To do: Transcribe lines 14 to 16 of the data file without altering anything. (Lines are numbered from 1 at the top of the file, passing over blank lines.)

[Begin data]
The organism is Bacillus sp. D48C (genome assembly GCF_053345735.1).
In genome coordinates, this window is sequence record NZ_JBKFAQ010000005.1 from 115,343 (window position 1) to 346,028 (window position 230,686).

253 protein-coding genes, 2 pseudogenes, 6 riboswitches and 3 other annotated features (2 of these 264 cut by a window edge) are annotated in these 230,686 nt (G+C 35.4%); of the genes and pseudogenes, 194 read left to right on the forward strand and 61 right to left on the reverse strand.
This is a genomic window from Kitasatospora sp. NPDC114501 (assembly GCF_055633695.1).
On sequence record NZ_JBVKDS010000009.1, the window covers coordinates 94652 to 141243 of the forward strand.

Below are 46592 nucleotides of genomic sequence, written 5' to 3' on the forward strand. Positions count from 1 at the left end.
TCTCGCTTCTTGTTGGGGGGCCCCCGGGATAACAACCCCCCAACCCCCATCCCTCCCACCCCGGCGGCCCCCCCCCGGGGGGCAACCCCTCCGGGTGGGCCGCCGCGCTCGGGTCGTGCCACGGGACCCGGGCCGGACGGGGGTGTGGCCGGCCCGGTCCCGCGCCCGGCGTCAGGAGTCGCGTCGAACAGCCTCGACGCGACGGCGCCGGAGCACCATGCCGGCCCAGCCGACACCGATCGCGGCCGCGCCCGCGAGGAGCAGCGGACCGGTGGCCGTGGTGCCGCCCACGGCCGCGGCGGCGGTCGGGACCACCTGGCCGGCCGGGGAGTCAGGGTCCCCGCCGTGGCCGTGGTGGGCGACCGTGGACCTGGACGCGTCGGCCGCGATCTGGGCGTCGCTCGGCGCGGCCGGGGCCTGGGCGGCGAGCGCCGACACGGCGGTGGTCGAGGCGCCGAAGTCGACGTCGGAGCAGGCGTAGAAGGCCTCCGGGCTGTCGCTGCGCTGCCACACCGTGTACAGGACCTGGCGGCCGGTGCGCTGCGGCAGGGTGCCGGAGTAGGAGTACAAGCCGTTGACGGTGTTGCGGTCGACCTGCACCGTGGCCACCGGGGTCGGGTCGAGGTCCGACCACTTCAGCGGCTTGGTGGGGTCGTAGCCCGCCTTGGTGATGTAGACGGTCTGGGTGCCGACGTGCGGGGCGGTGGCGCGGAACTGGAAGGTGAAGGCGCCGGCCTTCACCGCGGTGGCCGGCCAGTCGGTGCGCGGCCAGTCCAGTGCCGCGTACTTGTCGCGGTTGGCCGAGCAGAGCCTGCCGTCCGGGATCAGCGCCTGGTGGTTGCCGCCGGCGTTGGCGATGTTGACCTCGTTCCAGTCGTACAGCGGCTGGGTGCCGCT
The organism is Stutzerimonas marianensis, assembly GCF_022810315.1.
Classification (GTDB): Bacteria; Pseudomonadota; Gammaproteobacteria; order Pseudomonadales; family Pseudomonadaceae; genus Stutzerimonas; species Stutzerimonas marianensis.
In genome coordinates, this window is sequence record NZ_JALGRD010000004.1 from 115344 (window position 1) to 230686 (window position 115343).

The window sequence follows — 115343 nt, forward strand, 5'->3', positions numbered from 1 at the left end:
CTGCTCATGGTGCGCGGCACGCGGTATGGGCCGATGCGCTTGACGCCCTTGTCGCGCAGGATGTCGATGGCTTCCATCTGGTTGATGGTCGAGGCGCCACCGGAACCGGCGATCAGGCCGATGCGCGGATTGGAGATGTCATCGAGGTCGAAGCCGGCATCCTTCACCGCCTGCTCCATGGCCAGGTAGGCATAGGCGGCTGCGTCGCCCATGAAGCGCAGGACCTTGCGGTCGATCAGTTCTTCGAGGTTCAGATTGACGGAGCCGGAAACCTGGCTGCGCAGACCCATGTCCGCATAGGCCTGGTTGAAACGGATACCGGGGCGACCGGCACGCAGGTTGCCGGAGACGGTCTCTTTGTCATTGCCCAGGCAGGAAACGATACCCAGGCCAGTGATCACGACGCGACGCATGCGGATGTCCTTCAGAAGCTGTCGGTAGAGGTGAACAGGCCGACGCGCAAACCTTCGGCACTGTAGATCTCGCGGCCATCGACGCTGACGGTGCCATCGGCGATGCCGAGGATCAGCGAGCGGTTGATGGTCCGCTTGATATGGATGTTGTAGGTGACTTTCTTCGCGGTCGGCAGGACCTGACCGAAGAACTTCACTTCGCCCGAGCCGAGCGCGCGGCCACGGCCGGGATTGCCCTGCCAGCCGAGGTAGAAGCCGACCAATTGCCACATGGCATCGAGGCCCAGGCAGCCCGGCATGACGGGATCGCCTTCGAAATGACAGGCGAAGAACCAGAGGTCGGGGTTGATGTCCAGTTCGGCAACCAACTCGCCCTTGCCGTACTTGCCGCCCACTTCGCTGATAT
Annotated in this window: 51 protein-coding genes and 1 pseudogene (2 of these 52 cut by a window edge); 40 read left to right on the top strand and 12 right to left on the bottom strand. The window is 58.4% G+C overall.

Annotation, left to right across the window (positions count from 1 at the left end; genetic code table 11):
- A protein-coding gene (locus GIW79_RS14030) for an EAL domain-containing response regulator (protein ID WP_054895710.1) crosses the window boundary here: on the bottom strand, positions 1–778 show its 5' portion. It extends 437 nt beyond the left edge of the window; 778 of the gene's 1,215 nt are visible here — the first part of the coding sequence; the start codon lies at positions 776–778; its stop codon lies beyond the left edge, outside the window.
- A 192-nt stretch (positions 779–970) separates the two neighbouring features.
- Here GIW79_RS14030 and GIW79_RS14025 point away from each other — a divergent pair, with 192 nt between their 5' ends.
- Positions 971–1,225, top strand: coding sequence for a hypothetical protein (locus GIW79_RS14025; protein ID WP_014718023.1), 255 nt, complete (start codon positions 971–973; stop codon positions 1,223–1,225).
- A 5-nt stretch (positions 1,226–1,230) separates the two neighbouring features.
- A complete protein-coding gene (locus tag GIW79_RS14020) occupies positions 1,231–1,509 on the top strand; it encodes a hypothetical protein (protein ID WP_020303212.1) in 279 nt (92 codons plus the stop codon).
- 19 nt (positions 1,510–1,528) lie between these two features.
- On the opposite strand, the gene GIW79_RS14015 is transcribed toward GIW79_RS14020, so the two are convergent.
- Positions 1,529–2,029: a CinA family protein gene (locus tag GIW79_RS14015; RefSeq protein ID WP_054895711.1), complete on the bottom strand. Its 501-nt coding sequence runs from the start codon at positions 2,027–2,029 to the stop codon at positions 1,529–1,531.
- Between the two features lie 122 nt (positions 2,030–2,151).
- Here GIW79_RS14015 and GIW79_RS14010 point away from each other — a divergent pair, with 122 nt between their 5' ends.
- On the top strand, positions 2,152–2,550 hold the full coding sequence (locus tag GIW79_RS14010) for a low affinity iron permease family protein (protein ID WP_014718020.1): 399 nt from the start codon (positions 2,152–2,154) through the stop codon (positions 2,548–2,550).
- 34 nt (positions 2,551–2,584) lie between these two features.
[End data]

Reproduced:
Annotation, left to right across the window (positions count from 1 at the left end; genetic code table 11):
- A protein-coding gene (locus GIW79_RS14030) for an EAL domain-containing response regulator (protein ID WP_054895710.1) crosses the window boundary here: on the bottom strand, positions 1–778 show its 5' portion. It extends 437 nt beyond the left edge of the window; 778 of the gene's 1,215 nt are visible here — the first part of the coding sequence; the start codon lies at positions 776–778; its stop codon lies beyond the left edge, outside the window.
- A 192-nt stretch (positions 779–970) separates the two neighbouring features.